- Keith Anderson, who runs the $25.5 billion Quantum Endowment Fund for Soros Fund Management LLC, has seen enough of choppy global markets. In mid-June, Anderson told his portfolio managers to pull back on trades as the hedge fund’s losses hit 6 percent for the year, according to two people familiar with the New York-based firm. As a result, the fund is about 75 percent in cash as it waits for better opportunities.
- Soros and Moore Capital Management LLC are among hedge funds that have reduced the amount of money they’re investing in stock, bond and currency markets as they look for clarity on global events ranging from the debt crisis in Europe to China’s efforts to control inflation to the debate over the U.S. debt ceiling. About 18 percent of asset allocators, including hedge funds, are overweight cash, the highest level in a year and up from 6 percent in May, a Bank of America Corp. survey showed last month.
- Even Anderson’s boss, billionaire George Soros, who made $1 billion betting against the British pound in 1992, is perplexed. “I find the current situation much more baffling and much less predictable than I did at the time of the height of the financial crisis,” Soros, 80, said in April at a conference at Bretton Woods organized by his Institute for New Economic Thinking. “The markets are inherently unstable. There is no immediate collapse, nor no immediate solution.”
And it's not just Soros...
- Louis Bacon’s Moore Capitalwith $15 billion in assets, cut risk as its flagship Moore Global hedge fund dropped 6 percent this year through June 30, with all the declines coming in May and June, according to investors who asked not to be named.
- Funds such as Moore’s and Soros’s, which chase macroeconomic trends by buying stocks, bonds, currencies and commodities, have been the worst performing hedge-fund strategy this year. They fell 2.25 percent through June 30, according to Chicago-based Hedge Fund Research Inc., as managers made losing bets that the euro would fall against the dollar and that the yield on U.S. Treasuries would rise. Some managers also got caught when prices for oil and other commodities dropped in May.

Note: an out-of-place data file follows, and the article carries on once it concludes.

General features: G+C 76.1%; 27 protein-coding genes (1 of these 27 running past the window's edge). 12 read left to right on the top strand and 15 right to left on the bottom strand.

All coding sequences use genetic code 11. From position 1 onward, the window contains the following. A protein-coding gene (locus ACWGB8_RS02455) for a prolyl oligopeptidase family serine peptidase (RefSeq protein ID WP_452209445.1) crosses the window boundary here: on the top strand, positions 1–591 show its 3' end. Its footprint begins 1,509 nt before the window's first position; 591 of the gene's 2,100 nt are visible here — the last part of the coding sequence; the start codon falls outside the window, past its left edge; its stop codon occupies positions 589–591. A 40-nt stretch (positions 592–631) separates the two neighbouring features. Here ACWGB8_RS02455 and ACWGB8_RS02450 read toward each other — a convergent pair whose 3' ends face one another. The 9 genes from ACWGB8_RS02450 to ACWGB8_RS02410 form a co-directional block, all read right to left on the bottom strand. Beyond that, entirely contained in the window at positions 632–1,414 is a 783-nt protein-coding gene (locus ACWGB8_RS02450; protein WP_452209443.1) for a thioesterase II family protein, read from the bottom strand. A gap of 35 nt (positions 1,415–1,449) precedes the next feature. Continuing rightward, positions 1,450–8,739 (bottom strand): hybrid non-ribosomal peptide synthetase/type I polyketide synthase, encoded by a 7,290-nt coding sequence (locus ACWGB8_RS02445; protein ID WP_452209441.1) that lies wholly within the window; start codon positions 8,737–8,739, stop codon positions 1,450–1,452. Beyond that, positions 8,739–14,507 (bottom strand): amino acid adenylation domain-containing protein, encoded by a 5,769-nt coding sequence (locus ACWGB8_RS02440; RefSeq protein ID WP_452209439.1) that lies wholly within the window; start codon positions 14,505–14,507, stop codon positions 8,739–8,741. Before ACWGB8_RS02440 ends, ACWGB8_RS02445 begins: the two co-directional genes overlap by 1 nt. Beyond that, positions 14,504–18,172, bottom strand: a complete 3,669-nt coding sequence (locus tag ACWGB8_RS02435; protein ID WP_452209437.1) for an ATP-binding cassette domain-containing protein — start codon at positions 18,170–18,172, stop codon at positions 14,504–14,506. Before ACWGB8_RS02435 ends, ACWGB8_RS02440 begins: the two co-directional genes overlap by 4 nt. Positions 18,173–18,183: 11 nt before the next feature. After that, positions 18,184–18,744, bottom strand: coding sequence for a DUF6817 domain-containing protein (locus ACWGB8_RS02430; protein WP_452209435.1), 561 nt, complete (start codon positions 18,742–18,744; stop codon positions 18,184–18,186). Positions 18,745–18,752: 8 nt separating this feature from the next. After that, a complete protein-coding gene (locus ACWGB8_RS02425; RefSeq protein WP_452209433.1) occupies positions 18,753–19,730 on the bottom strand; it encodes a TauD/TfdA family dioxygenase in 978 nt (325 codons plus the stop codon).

- The aversion to risk is reflected in trading volumes. Trading in the 50 companies in Goldman Sachs Group Inc.’s index of stocks most commonly owned by hedge funds fell to 4.11 billion shares in June, the lowest monthly level since August 2008, according to data compiled by Bloomberg.
- Part of the uncertainty stems from the fact that so much of what happens in global markets is dependent on government actions, which can distort prices and affect supplies.
- “Most of our funds are in an uncomfortable position in that the fundamentals are bearish, but the governments are intervening,” said Harold Yoon, chief investment officer at Hong Kong-based SAIL Advisors Ltd., which invests in hedge funds on behalf of clients. “Instead, managers have focused on tactical trading; shorting when markets are getting bullish and then covering into panic-driven selling.”
- “2011 has been a trendless year,” said George Papamarkakis, co-founder of North Asset Management LLP in London. “Policy makers are dictating markets, which means we’re operating in an environment where fundamentals just don’t apply.”